And with must-win games comes high pressure situations. So you would have expected Lebron James to have had a poor game right? Because lets face it, whenever Lebron is faced with a pressure situation, he crumbles right? But no, Lebron James displayed exactly why he is the MVP with a stat line, unprecedented in the past 25 years. Seriously when was the last time anybody came close to a 40 point, 18 rebounds and 9 assist game? An incredible all-round display of sheer dominance.

This is not hyperbole, this is not reactionary. Ever since he joined the heat, Journalists and fans alike have been waiting for Lebron to ‘explode’ and have a Cleveland esque game, but last night he did that and more. I used the stat line to support my argument, because there is physical, undeniable evidence that it happened, but that was really only the aesthetics of what made last nights performance so tremendous, because last night, Lebron James achieved something that Kobe Bryant could never do, he played team ball.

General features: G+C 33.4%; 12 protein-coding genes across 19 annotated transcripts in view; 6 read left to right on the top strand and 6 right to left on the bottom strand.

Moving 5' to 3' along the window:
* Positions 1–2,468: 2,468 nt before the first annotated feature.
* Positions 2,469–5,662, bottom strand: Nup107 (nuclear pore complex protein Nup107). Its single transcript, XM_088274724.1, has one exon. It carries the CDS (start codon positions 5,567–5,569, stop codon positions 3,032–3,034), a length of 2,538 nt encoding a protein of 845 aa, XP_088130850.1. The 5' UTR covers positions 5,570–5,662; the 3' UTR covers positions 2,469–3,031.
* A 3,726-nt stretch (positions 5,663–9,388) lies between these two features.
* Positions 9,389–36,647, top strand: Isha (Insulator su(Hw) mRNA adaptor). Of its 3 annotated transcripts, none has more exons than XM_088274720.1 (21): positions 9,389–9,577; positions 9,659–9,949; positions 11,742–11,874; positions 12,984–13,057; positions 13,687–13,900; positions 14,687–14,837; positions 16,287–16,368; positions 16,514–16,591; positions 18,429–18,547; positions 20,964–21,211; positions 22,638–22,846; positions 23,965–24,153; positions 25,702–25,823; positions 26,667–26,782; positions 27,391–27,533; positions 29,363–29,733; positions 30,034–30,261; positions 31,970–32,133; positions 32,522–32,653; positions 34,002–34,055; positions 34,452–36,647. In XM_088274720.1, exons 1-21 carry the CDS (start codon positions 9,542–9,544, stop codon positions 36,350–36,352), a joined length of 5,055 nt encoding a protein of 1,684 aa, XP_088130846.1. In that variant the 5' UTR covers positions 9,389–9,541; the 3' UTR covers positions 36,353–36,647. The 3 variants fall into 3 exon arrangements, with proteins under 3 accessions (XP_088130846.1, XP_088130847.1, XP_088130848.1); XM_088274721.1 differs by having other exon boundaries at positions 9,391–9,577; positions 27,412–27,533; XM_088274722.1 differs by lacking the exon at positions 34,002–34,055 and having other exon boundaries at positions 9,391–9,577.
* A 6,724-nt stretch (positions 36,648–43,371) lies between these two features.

If the 1st half emphasised anything, it was that Lebron could not carry the Heat on his own. He was having his best performance of the seasons with 19 points and  essentially serving as Miami’s entire offense, and yet the Heat still trailed by 8 at the end of the half. And Lebron knew that he couldn’t carry the team, he knew that he needed Dwayne Wade to get out of his slump, so what did he do? He kept feeding the ball to Wade, trying to get him out of his funk and with 40 seconds left in the half, the entire complexion of the game changed, as Lebron James pinpoint pass, allowed Wade to put home an easy dunk.

You may think that was just a typical two point play, but if you look back on last night, you will realise that, that one play served as the spark that ignited not only Dwayne Wade, but the entire Heat team. Wade hit seven consecutive field goals, Lebron continued his dominance, and when both are at the top of their game (which they were in the second half, last night) they are not only the most unstoppable force in the league, they inspire their team mates as well, and that was none more evident than in Udonis Haslem’s fourth quarter.